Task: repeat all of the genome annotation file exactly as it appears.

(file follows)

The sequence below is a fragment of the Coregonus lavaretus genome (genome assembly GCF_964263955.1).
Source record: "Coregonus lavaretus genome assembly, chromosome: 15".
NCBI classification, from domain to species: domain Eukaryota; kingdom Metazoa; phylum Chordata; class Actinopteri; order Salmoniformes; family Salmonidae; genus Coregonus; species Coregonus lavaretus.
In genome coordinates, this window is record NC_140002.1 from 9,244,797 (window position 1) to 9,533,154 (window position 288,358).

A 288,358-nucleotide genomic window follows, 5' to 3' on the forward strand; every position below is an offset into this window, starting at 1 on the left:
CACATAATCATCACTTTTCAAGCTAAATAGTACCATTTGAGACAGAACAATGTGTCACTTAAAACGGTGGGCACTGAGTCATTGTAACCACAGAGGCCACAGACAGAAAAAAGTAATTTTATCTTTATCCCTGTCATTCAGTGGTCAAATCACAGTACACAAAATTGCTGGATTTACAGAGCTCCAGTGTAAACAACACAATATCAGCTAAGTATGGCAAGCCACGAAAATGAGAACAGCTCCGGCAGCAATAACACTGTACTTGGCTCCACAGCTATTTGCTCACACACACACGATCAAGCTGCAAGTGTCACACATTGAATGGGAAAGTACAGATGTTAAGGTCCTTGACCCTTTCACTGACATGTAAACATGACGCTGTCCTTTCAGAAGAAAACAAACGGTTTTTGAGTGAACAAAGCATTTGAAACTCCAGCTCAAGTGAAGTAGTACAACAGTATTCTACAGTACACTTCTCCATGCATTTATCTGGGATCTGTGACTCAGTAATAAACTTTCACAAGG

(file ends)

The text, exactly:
The sequence below is a fragment of the Coregonus lavaretus genome (genome assembly GCF_964263955.1).
Source record: "Coregonus lavaretus genome assembly, chromosome: 15".
NCBI classification, from domain to species: domain Eukaryota; kingdom Metazoa; phylum Chordata; class Actinopteri; order Salmoniformes; family Salmonidae; genus Coregonus; species Coregonus lavaretus.
In genome coordinates, this window is record NC_140002.1 from 9,244,797 (window position 1) to 9,533,154 (window position 288,358).

A 288,358-nucleotide genomic window follows, 5' to 3' on the forward strand; every position below is an offset into this window, starting at 1 on the left:
CACATAATCATCACTTTTCAAGCTAAATAGTACCATTTGAGACAGAACAATGTGTCACTTAAAACGGTGGGCACTGAGTCATTGTAACCACAGAGGCCACAGACAGAAAAAAGTAATTTTATCTTTATCCCTGTCATTCAGTGGTCAAATCACAGTACACAAAATTGCTGGATTTACAGAGCTCCAGTGTAAACAACACAATATCAGCTAAGTATGGCAAGCCACGAAAATGAGAACAGCTCCGGCAGCAATAACACTGTACTTGGCTCCACAGCTATTTGCTCACACACACACGATCAAGCTGCAAGTGTCACACATTGAATGGGAAAGTACAGATGTTAAGGTCCTTGACCCTTTCACTGACATGTAAACATGACGCTGTCCTTTCAGAAGAAAACAAACGGTTTTTGAGTGAACAAAGCATTTGAAACTCCAGCTCAAGTGAAGTAGTACAACAGTATTCTACAGTACACTTCTCCATGCATTTATCTGGGATCTGTGACTCAGTAATAAACTTTCACAAGG